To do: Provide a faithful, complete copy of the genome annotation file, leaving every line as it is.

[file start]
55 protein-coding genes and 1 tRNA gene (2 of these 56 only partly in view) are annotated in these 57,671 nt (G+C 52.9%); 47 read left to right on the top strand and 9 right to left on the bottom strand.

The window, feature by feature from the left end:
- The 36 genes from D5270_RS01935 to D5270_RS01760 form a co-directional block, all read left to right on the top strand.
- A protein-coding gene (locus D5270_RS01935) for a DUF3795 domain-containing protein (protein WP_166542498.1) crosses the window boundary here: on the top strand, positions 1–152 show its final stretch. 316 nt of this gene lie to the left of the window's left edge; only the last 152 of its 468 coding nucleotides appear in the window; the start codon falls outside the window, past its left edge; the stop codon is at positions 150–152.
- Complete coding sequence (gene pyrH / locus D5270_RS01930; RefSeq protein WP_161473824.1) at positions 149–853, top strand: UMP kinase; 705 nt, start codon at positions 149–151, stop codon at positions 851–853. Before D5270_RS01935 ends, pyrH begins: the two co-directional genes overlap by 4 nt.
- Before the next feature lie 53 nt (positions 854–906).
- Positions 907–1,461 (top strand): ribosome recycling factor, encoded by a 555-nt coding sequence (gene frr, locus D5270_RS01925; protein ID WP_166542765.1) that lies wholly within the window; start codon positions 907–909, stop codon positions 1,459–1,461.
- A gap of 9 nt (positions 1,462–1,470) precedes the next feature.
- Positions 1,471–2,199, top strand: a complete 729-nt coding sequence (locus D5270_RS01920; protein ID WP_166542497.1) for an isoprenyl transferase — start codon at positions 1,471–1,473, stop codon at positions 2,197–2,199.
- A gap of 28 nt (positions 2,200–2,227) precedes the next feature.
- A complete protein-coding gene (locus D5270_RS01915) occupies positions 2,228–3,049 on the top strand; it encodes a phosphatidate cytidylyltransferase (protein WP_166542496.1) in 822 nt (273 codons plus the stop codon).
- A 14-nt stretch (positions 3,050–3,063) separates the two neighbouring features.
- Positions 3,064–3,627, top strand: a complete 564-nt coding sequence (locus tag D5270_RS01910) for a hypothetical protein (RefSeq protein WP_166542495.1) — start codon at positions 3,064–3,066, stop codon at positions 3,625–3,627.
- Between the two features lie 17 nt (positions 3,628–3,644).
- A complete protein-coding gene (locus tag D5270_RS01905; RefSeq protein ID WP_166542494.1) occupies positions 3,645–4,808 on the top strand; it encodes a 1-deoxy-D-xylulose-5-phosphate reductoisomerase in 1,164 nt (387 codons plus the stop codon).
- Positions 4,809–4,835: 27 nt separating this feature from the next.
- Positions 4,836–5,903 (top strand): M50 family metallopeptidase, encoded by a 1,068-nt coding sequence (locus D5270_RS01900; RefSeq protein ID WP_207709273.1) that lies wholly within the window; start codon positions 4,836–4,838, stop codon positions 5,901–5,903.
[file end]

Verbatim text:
55 protein-coding genes and 1 tRNA gene (2 of these 56 only partly in view) are annotated in these 57,671 nt (G+C 52.9%); 47 read left to right on the top strand and 9 right to left on the bottom strand.

The window, feature by feature from the left end:
- The 36 genes from D5270_RS01935 to D5270_RS01760 form a co-directional block, all read left to right on the top strand.
- A protein-coding gene (locus D5270_RS01935) for a DUF3795 domain-containing protein (protein WP_166542498.1) crosses the window boundary here: on the top strand, positions 1–152 show its final stretch. 316 nt of this gene lie to the left of the window's left edge; only the last 152 of its 468 coding nucleotides appear in the window; the start codon falls outside the window, past its left edge; the stop codon is at positions 150–152.
- Complete coding sequence (gene pyrH / locus D5270_RS01930; RefSeq protein WP_161473824.1) at positions 149–853, top strand: UMP kinase; 705 nt, start codon at positions 149–151, stop codon at positions 851–853. Before D5270_RS01935 ends, pyrH begins: the two co-directional genes overlap by 4 nt.
- Before the next feature lie 53 nt (positions 854–906).
- Positions 907–1,461 (top strand): ribosome recycling factor, encoded by a 555-nt coding sequence (gene frr, locus D5270_RS01925; protein ID WP_166542765.1) that lies wholly within the window; start codon positions 907–909, stop codon positions 1,459–1,461.
- A gap of 9 nt (positions 1,462–1,470) precedes the next feature.
- Positions 1,471–2,199, top strand: a complete 729-nt coding sequence (locus D5270_RS01920; protein ID WP_166542497.1) for an isoprenyl transferase — start codon at positions 1,471–1,473, stop codon at positions 2,197–2,199.
- A gap of 28 nt (positions 2,200–2,227) precedes the next feature.
- A complete protein-coding gene (locus D5270_RS01915) occupies positions 2,228–3,049 on the top strand; it encodes a phosphatidate cytidylyltransferase (protein WP_166542496.1) in 822 nt (273 codons plus the stop codon).
- A 14-nt stretch (positions 3,050–3,063) separates the two neighbouring features.
- Positions 3,064–3,627, top strand: a complete 564-nt coding sequence (locus tag D5270_RS01910) for a hypothetical protein (RefSeq protein WP_166542495.1) — start codon at positions 3,064–3,066, stop codon at positions 3,625–3,627.
- Between the two features lie 17 nt (positions 3,628–3,644).
- A complete protein-coding gene (locus tag D5270_RS01905; RefSeq protein ID WP_166542494.1) occupies positions 3,645–4,808 on the top strand; it encodes a 1-deoxy-D-xylulose-5-phosphate reductoisomerase in 1,164 nt (387 codons plus the stop codon).
- Positions 4,809–4,835: 27 nt separating this feature from the next.
- Positions 4,836–5,903 (top strand): M50 family metallopeptidase, encoded by a 1,068-nt coding sequence (locus D5270_RS01900; RefSeq protein ID WP_207709273.1) that lies wholly within the window; start codon positions 4,836–4,838, stop codon positions 5,901–5,903.